Our Favorite Tabletop Games for Two Players (Part 1)

We love games.

dscn3005

Most of our tabletop game collection.

So, I’ve just counted them all up, and I think we have 64 different table top games. They range from 1 player (we only have a couple) to 10 or more players! This post, however, will be focused on games that can be played with 2 people.

Oh, did I mention that Josh is helping me with this one? He is my opposition in these 2 player games, after all. The competitive ones that is.

Out of all of our games, at least half of them can be played with two or more players, and here are five of our favorites…

  • Ascension – Card – Deck building
    You use your deck to fight cultists and monsters, and to attract heroes to your cause, all with the aim of earning shiny crystals! The person who has the most crystals at the end of the game is the winner!
    We like this game because everyone starts off on an even footing, everyone has access to the same cards and it’s pretty easy to get the hang of.
  • Star Wars: X-Wing Miniatures Game – Collectible miniatures – Combat
    This base game comes with two tie-fighters and one x-wing miniature,  to build up your fleets will require some investment, but if you love Star Wars, miniatures and games, then it’s worth it. You choose which fleet you want to command, Republic or Empire, Bounty Hunter ships are also available separately, and then you fight it out!
    Josh likes this game because it’s the best depiction of a ‘dog-fight’ in a board game that he’s seen, and they did a great job at making it feel like an authentic Star Wars experience.
  • Sushi Go! – Card – Set collection
    Sushi Go! is so cute! Every card has an illustration of a sushi staple, from dumplings to nigiri, to chopsticks! Everyone gets dealt a hand, from which you choose one card to keep, then everyone passes their deck to the person on their left, and you choose another card from your new hand, you keep passing and choosing until there are no cards left. Using the cards you decide to keep you build sets, and your sets are scored at the end of each round. The winner is the person with the most points at the end of the game.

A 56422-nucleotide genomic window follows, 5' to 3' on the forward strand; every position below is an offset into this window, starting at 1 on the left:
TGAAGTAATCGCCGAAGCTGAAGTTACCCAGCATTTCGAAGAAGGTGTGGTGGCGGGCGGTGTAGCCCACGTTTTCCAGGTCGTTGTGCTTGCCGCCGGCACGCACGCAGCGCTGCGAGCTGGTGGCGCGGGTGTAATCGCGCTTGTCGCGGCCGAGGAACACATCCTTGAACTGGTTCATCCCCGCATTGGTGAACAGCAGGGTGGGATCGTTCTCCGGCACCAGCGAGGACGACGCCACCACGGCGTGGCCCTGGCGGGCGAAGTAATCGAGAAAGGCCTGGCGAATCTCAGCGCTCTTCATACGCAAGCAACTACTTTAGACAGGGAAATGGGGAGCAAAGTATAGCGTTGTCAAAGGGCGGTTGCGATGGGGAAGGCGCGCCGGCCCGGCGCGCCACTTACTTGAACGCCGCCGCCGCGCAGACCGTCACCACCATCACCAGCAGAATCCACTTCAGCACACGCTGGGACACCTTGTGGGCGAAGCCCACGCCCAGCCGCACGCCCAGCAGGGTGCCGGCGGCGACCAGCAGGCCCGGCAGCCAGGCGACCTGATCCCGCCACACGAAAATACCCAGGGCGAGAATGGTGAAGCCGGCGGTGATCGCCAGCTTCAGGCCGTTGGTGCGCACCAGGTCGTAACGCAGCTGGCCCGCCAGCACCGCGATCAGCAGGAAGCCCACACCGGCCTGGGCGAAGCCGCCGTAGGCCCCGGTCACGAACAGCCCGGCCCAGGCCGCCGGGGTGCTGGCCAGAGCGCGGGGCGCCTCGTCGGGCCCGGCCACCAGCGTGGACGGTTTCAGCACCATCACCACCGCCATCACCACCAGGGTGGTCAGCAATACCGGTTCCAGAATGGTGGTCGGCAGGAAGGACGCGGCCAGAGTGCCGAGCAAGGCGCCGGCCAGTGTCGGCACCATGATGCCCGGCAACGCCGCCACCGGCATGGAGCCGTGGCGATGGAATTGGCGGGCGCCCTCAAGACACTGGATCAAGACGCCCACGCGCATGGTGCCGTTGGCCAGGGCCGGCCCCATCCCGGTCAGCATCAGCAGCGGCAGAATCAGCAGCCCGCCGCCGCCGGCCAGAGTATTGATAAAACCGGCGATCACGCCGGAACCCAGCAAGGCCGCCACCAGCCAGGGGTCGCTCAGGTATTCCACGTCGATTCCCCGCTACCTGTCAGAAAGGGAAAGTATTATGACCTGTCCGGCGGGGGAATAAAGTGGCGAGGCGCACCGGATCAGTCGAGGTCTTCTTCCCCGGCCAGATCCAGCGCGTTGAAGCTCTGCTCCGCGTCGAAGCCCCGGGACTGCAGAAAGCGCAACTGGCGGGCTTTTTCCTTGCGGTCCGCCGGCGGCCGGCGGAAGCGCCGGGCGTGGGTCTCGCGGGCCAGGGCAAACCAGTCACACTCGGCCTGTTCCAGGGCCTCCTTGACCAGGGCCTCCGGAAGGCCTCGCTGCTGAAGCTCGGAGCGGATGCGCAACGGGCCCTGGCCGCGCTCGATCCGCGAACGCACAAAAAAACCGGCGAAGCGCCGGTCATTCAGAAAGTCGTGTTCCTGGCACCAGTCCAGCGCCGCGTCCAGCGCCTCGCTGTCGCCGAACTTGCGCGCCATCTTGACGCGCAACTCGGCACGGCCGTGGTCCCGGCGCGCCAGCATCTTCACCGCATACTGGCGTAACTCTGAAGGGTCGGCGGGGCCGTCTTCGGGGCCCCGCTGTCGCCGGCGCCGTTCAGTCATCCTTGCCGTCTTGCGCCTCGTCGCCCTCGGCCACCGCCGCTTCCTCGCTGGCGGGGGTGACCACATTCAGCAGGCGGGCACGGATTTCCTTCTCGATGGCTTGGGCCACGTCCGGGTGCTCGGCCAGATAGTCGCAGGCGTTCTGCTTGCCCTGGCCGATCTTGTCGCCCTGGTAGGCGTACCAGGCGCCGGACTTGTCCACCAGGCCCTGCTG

We like this game because it’s portable, easy to learn, and can accommodate up to 5 people, perfect for when you’re waiting for your food at a restaurant!
  • Ticket to Ride – Board – Network building
    We have TtR: Europe, it has some different mechanics from the original TtR, but we think that makes it better. The aim of this game is to spread your train network over the map, whether it’s the US, Europe, Asia or any other version they’ve published! To do this you use different cards to allow you access to possible routes, you can focus on collecting resources for yourself, or collecting resources you know your opponent needs.
    We like this because we love the tactile nature of the individual train cars, the strategy in planning which routes to go for first, and the knowledge that you’ve just blocked your opponent from completing one of their routes!
  • PandemicBoard – Co-operative
    Yes, that’s right, while playing this game you work as a team.
    Four deadly diseases have started to spread over the world and it’s up to you, members of the World Health Organization (WHO), to stop it. You must treat the cities where infection has spread, cure the diseases completely then eradicate them! Well, to win all you need to do is cure them, but I like complete victories.
    This game is hard. It’s supposed to be hard. You will lose more often than you win. But that’s okay because you’re playing games with someone you like, maybe even love, and that’s the most important thing.
    We like Pandemic because of the feeling of having a team mate; it requires a lot of forward thinking and strategy; and when you do win you feel great!